Close up photo of scientist putting slide on microscope

Full-length serotonin receptor structure seen for first time

High-powered microscope shows receptor at rest, with focus on drug development

A team of researchers from Case Western Reserve University School of Medicine have used Nobel Prize-winning microscope technology to see full-length serotonin receptors for the first time. The tiny proteins—approximately a billionth of a meter long—are common drug targets, despite limited available information about their structure. Now, new images published in Nature Communications provide snapshots of the receptors, including details about molecular binding sites that could lead to more precise drug design.

Serotonin receptors sit in cell membranes throughout the body, including the brain, stomach and nerves. They are highly dynamic with many moving parts, making them difficult subjects to capture. Researchers commonly break the receptor into pieces to study it. But by studying full-length serotonin receptors, researchers in the new study showed how its different portions interact. The researchers describe “a finely tuned orchestration of three domain movements” that allows the receptors to elegantly control passageways across cell membranes.

The study reveals how serotonin receptors work, says study first author Sandip Basak, postdoctoral fellow in the Department of Physiology and Biophysics at Case Western Reserve University School of Medicine.

“The serotonin receptor acts as a gateway, or channel, from outside the cell to inside,” he said. “When serotonin binds onto the receptor, the channel switches conformation from closed to open. It eventually twists into a ‘desensitized’ state, where the channel closes but serotonin remains attached. This prevents it from being reactivated.”

Different conformations help serotonin receptors serve as “gatekeepers” in cell membranes.

Drugs that attach to serotonin receptors and inhibit them—also referred to as Setrons—are widely prescribed to control vomiting associated with cancer therapies and gastrointestinal diseases. But many of these drugs come with severe side effects.

“Many people that take these drugs experience unpleasant symptoms. These side effects have prevented more widespread use,” said study lead Sudha Chakrapani, associate professor of physiology and biophysics at Case Western Reserve University School of Medicine. She suggests designing drugs that target specific conformation of serotonin receptors could help.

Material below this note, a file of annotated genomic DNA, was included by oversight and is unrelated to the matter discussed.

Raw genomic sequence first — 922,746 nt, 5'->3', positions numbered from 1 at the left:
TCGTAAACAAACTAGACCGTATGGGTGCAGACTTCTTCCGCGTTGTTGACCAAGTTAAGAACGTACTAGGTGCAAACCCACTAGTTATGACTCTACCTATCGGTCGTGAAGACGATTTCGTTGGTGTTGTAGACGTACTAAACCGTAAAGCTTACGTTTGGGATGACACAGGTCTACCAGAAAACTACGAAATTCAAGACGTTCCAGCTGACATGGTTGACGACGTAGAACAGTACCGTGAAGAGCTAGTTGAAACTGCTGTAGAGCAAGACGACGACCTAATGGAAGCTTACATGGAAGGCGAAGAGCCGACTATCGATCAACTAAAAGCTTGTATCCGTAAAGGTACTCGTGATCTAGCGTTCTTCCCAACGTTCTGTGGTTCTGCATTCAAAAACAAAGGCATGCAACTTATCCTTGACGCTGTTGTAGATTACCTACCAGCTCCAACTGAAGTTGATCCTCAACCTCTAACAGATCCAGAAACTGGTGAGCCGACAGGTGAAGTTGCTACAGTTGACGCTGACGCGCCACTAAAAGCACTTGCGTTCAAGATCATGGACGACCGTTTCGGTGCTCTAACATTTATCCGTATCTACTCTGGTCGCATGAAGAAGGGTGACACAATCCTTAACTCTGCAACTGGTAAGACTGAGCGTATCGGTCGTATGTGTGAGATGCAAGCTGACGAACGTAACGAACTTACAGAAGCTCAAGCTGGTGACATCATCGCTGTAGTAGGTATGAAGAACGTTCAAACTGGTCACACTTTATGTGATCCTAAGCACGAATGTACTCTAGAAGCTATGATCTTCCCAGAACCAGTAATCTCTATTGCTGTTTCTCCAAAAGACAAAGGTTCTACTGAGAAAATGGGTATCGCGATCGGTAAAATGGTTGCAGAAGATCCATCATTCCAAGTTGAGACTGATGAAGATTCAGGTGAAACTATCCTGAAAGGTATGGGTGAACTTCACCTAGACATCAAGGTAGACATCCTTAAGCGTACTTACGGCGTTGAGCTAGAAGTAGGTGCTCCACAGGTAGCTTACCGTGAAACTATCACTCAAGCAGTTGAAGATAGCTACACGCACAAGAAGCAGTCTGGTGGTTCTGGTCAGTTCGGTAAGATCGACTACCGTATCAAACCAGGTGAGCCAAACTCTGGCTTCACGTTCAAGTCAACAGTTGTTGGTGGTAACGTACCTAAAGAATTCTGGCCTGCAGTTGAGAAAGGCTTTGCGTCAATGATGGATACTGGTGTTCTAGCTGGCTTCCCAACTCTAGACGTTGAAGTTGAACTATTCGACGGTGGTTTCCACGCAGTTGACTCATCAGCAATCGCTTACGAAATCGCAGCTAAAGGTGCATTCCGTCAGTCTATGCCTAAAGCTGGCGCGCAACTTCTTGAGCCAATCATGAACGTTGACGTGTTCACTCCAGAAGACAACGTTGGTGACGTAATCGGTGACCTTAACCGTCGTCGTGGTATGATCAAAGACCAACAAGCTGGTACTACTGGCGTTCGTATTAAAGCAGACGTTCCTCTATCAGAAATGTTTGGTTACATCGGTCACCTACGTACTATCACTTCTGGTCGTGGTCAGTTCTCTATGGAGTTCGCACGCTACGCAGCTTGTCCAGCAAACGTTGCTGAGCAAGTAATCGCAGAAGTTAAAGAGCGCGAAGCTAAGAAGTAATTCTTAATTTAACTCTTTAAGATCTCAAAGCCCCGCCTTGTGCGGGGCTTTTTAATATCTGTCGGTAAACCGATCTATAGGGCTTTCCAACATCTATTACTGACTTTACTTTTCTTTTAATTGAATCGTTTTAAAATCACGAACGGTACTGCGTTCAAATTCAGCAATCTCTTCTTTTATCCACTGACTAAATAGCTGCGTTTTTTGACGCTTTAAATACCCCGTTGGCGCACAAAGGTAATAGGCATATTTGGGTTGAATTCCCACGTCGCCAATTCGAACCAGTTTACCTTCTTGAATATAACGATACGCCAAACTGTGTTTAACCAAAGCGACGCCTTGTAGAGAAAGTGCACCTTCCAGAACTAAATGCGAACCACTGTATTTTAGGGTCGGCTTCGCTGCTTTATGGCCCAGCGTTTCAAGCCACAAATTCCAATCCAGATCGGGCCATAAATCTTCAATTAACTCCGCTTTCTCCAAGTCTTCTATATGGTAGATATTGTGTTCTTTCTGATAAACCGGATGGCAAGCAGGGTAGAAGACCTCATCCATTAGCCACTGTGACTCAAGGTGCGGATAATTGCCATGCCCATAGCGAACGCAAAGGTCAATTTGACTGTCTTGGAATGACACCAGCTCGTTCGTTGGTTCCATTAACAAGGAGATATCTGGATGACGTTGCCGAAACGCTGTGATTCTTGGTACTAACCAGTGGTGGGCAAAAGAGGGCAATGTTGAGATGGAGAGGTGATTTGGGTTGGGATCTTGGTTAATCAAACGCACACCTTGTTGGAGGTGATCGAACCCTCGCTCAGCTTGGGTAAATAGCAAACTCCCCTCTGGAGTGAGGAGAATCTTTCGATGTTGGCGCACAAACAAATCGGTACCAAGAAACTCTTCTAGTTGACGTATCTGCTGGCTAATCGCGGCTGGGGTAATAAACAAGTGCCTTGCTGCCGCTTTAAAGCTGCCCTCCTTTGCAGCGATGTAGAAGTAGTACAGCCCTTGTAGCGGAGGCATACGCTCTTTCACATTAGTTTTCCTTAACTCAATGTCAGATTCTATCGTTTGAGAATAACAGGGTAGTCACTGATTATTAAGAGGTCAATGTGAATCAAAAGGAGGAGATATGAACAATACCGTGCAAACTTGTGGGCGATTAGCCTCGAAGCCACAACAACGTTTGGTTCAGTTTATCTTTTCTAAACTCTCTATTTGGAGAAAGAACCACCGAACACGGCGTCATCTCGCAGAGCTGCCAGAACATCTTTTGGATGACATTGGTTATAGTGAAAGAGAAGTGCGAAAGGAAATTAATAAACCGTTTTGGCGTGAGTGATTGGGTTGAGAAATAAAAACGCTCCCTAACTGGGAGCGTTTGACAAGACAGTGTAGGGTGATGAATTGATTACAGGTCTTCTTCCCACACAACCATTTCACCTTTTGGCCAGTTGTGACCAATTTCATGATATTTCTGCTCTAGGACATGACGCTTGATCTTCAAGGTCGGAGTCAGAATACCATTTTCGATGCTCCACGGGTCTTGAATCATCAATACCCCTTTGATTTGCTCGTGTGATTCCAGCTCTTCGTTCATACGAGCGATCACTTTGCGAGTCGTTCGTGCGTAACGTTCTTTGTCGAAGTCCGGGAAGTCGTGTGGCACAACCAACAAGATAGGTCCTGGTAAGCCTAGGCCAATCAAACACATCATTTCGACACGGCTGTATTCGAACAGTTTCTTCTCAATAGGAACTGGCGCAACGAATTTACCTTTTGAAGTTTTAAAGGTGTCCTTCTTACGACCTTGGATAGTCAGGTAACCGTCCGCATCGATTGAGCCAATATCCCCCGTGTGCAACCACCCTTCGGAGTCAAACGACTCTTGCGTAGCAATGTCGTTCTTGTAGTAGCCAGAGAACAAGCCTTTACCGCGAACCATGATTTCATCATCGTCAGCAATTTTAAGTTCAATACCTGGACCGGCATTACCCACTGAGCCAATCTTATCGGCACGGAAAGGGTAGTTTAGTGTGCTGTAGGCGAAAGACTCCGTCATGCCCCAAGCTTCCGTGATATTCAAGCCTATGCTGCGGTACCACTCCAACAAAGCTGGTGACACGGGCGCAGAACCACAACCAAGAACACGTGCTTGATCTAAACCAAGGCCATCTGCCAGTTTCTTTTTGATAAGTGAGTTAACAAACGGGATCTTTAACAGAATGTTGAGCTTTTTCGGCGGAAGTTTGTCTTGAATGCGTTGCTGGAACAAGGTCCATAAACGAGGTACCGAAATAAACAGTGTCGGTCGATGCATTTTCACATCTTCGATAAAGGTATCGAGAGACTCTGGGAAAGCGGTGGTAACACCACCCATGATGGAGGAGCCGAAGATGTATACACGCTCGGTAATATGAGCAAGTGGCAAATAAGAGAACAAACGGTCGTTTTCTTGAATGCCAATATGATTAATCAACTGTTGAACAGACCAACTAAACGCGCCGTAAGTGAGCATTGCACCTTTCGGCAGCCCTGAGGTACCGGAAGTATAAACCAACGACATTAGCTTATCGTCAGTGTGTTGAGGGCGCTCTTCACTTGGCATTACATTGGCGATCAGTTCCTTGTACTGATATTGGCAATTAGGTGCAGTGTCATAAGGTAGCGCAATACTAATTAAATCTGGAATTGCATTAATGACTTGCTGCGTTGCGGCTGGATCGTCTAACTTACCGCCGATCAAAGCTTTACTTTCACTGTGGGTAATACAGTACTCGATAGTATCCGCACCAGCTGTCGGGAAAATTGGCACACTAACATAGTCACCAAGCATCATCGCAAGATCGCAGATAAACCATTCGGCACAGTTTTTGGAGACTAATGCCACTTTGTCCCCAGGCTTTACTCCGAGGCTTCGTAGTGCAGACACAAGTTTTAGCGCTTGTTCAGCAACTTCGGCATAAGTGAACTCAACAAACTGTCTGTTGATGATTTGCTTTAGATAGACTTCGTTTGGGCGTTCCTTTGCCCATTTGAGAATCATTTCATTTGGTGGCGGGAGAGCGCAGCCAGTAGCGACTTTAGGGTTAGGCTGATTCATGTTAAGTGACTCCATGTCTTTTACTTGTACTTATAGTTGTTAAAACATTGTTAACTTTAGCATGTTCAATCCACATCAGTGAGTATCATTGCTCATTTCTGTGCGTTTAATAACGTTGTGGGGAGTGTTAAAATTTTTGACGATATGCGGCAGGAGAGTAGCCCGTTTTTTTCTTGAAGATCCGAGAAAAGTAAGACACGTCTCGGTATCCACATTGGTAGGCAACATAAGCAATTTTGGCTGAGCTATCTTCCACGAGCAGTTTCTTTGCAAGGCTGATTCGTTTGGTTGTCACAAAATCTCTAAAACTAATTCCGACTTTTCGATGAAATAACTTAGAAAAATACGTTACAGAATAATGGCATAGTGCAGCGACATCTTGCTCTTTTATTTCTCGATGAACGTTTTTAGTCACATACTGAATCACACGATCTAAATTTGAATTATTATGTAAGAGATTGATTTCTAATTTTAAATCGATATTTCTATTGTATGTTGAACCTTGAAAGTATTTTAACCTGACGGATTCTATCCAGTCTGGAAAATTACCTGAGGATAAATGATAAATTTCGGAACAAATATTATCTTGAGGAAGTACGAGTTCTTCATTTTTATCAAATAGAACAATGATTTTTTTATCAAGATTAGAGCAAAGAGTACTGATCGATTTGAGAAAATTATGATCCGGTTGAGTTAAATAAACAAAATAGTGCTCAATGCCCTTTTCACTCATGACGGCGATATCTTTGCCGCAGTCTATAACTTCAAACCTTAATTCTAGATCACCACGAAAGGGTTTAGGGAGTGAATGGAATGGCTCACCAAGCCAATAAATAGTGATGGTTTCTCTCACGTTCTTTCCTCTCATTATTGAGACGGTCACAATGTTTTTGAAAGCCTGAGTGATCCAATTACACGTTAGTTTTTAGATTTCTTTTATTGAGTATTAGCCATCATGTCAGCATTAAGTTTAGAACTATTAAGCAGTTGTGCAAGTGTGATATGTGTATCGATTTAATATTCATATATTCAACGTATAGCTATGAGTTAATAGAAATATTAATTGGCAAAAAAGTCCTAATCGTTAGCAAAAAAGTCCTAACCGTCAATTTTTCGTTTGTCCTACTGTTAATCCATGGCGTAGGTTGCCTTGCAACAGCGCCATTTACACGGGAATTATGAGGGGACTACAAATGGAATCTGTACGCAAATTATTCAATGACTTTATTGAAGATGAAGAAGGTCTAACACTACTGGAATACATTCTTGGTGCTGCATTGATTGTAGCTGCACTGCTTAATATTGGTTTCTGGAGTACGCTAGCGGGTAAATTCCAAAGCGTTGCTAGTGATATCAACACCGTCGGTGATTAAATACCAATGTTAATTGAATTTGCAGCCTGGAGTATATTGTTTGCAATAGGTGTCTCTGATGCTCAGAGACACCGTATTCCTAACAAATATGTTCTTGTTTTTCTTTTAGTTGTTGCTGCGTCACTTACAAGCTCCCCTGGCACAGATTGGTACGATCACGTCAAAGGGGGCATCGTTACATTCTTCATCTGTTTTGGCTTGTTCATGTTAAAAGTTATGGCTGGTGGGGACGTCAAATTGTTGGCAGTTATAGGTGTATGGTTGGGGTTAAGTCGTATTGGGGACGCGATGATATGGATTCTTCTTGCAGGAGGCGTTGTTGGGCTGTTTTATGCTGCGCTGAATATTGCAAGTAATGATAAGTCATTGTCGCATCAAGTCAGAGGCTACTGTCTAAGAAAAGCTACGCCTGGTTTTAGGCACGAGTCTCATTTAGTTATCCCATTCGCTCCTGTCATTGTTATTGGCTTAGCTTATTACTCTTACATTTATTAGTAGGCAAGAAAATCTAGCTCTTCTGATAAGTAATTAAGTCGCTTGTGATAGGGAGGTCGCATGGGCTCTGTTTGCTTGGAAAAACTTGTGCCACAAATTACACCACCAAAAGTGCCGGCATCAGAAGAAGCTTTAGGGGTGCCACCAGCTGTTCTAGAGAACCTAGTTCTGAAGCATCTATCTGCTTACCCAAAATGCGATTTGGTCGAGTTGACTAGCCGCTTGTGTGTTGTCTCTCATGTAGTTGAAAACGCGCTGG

“Successful design of safer therapeutics has slowed because there is currently a limited understanding of the structure of the serotonin receptor itself, and what happens after serotonin binds,” Chakrapani said. “Our new structure of the serotonin receptor in the resting state has the potential to serve as a structural blueprint to drive targeted drug design and better therapeutic strategies.”

The newly revealed structure sets the stage for determining structures of the receptor in the active and drug-bound forms. These discoveries are crucial in painting a complete picture of how the receptor works. Researchers could apply the same technology used in the new study—cryo-electron microscopy—to reveal additional serotonin receptor conformations. The technology earned a 2017 Nobel Prize and has already helped researchers resolve 3-D structures for proteins central to kidney stones and other ailments. “Cryo-EM” enables researchers to zoom in and see protein structures in atomic detail. The high-powered microscopes take snapshots of proteins in action, and compile them into 3-D structural models.

Case Western Reserve University is exploring the acquisition of its own FEI 300 kV Titan Krios Cryo-EM microscope. The new infrastructure is expected to usher in entirely new avenues of research in molecular medicine and strengthen existing collaborations across the research community in Ohio. For the present study, Chakrapani’s team used instruments at the National Cryo-Electron Microscopy Facility in Frederick, Maryland.

One of the researchers involved in the study, Vera Moiseenkova-Bell, was a member of Case Western Reserve’s medical school faculty at the time of the research, but is now at the University of Pennsylvania.